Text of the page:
Constant’s interest in architecture and urban development began early in the 1950s when all over Europe cities damaged during the war were being rebuilt. Constant addressed himself to the rational, monotonous functionalism then being utilized that he maintained would limit a free and creative life. In 1956 Constant became directly involved with International Lettrism, a movement set up four years earlier by the Frenchman Guy Debord, who in 1954 was already campaigning against functional building. (Debord’s most famous, visionary text, Society of the Spectacle, would appear in 1967.) In June 1958, Constant joined the radical successor to Lettrism, the International Situationists. With Debord he formulated “unitary urbanism”: the theory of the combined use of arts and techniques as a means of contributing to the construction of a unified milieu in dynamic relationship to experiments in behavior. In the intended social revolution the fine arts would play no role. The first scale model of New Babylon dates from that same year, 1958. But before he received recognition for his New Babylon project, Constant had already made his name as one of the most important painters of the CoBrA avant-garde movement and as the engaged writer of its 1948 manifesto.

In his most recent work, Constant measures himself against the old masters, and his paintings attest to a love for Delacroix and Titian. In enlivening clear tints, Constant paints flamenco dancers, Prometheus and Sade’s Justine; but he also depicts the all-too-familiar endless columns of refugees and the homeless people he sees in his neighborhood in Amsterdam. What his paintings are about is no different from the subject of his paintings of devastated 1950s Europe and indeed of the New Babylon project itself, in which Homo Ludens, Man the Player, the free and creative nomad, takes space into his own hands: human existence and the influence of circumstances against which life is played.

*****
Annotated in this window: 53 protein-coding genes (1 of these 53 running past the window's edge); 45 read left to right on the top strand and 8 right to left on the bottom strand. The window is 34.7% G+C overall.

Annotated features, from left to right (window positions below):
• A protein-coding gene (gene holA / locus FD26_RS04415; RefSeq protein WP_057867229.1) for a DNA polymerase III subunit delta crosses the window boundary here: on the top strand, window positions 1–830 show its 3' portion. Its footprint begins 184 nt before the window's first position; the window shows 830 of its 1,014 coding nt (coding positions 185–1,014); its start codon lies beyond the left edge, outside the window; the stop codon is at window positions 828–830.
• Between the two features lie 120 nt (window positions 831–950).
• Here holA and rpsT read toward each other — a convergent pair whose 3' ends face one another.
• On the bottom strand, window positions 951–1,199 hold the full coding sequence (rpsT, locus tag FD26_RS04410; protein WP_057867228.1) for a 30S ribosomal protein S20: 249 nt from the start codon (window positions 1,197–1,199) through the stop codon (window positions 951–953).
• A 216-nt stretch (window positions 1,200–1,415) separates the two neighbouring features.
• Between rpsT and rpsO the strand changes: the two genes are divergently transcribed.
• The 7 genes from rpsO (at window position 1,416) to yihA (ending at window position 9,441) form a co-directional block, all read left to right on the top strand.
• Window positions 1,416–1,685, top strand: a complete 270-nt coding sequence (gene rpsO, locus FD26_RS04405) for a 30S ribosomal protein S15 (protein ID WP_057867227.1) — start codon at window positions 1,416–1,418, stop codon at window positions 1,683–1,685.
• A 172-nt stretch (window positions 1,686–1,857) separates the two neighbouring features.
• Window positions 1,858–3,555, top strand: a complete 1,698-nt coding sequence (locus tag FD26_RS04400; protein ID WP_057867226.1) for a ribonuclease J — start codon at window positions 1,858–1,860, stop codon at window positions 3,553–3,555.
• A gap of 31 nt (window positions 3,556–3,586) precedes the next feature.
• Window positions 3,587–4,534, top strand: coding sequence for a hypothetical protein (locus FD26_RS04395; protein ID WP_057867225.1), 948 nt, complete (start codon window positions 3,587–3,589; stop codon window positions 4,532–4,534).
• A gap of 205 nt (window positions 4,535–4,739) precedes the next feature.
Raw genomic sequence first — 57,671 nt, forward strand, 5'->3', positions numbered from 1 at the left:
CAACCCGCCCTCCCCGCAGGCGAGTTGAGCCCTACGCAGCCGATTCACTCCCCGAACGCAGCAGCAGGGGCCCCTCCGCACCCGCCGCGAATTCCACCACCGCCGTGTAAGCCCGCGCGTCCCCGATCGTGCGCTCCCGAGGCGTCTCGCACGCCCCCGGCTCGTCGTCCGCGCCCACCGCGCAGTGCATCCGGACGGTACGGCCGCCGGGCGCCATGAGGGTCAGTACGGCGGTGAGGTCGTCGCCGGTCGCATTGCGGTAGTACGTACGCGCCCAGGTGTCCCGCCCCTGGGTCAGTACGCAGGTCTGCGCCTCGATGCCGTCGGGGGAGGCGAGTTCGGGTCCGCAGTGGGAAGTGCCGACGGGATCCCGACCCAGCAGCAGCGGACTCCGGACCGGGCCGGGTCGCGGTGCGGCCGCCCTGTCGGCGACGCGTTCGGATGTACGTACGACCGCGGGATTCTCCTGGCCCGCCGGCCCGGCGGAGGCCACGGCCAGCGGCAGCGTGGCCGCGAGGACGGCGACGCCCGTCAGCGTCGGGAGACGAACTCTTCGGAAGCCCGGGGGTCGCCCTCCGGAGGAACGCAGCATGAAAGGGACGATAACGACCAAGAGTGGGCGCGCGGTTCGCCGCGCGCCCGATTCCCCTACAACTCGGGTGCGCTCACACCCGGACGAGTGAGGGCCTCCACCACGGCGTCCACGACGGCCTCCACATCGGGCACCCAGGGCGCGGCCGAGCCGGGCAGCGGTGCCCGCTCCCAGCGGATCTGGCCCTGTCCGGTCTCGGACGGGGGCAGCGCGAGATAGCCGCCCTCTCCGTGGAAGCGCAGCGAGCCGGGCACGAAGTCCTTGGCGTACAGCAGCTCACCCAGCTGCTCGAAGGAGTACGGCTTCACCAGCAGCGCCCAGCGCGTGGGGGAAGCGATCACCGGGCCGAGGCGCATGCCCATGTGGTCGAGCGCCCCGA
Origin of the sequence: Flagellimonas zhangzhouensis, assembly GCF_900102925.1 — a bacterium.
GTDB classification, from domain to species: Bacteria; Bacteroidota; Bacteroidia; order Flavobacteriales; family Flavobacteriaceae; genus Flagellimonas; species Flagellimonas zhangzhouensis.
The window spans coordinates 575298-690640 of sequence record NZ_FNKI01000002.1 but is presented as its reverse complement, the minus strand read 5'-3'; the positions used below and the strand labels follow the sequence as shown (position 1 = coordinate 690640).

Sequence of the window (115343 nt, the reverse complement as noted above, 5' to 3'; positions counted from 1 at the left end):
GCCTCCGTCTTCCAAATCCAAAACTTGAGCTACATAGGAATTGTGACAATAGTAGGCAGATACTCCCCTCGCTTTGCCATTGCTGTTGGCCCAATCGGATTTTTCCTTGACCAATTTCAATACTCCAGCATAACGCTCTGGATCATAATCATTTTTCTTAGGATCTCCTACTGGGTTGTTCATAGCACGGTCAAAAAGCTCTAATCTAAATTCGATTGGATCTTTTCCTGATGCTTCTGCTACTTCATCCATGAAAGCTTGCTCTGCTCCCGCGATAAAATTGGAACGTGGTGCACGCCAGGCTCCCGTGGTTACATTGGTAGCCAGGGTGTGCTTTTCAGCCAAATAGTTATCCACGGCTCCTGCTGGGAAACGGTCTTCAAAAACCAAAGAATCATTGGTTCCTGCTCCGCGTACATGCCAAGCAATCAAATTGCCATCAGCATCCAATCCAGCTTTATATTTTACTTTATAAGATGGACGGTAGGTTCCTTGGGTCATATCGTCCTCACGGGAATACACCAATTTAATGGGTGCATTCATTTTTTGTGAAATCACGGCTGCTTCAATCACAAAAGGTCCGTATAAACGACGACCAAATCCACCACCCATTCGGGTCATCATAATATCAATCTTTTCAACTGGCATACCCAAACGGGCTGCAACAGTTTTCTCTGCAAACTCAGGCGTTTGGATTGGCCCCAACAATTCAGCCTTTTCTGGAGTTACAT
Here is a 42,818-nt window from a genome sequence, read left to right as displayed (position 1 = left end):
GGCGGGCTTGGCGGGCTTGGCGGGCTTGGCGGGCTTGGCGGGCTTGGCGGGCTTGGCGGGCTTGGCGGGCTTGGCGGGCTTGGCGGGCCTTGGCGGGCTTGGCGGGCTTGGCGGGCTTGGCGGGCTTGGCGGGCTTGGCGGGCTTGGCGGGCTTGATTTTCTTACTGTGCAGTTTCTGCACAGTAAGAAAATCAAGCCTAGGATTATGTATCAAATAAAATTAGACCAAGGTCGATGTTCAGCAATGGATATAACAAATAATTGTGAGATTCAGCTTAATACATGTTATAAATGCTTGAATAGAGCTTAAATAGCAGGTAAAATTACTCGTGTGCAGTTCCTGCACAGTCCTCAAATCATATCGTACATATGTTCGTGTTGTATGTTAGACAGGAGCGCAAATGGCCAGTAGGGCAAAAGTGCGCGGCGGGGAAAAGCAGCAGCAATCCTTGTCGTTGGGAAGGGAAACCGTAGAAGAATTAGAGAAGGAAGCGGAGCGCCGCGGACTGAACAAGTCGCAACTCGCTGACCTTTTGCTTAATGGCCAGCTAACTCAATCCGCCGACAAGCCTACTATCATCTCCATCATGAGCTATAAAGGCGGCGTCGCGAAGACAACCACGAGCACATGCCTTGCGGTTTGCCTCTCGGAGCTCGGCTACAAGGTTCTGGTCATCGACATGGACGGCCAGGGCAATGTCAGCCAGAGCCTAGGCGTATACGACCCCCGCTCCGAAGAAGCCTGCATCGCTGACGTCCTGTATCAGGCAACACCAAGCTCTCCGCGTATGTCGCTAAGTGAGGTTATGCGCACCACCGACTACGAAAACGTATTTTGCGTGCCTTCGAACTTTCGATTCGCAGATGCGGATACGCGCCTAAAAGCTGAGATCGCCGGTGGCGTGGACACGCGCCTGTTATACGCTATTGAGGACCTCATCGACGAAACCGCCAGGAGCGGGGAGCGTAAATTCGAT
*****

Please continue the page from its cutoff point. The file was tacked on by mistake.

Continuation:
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Constant and his dog, Summer 2003. Photo by Peer Veneman.

Linda Boersma Constant, you have traveled a lot and lived and worked in many different places—but all within Europe, as far as I know. How many times have you been to the United States?

Constant I’ve been to America once; or rather, to New York. That was in October and November of 1999, for the exhibition that Mark Wigley organized at the Drawing Center, and the symposium that was put together to accompany it.

LB Did you like it there?

C SoHo made me think of Amsterdam. But I didn’t see much of the rest of New York. I went to the Metropolitan Museum every day, to look at paintings that I’d never seen before for real, and I was at the symposium, of course. That symposium was interesting, partly because of the discussion with Benjamin Buchloh.

LB During the symposium all the attention was focused on New Babylon and the architecture, and at the Drawing Center only works on paper that were related to New Babylon were exhibited. There were no paintings by you to be seen in New York. Didn’t that give a distorted view of your oeuvre? In Europe you’re known as a painter first and foremost, from the CoBrA of the 1950s to the colorist compositions of today. But for the Americans you’ll always be the conceptual architect of New Babylon, a project that you were finished with decades ago.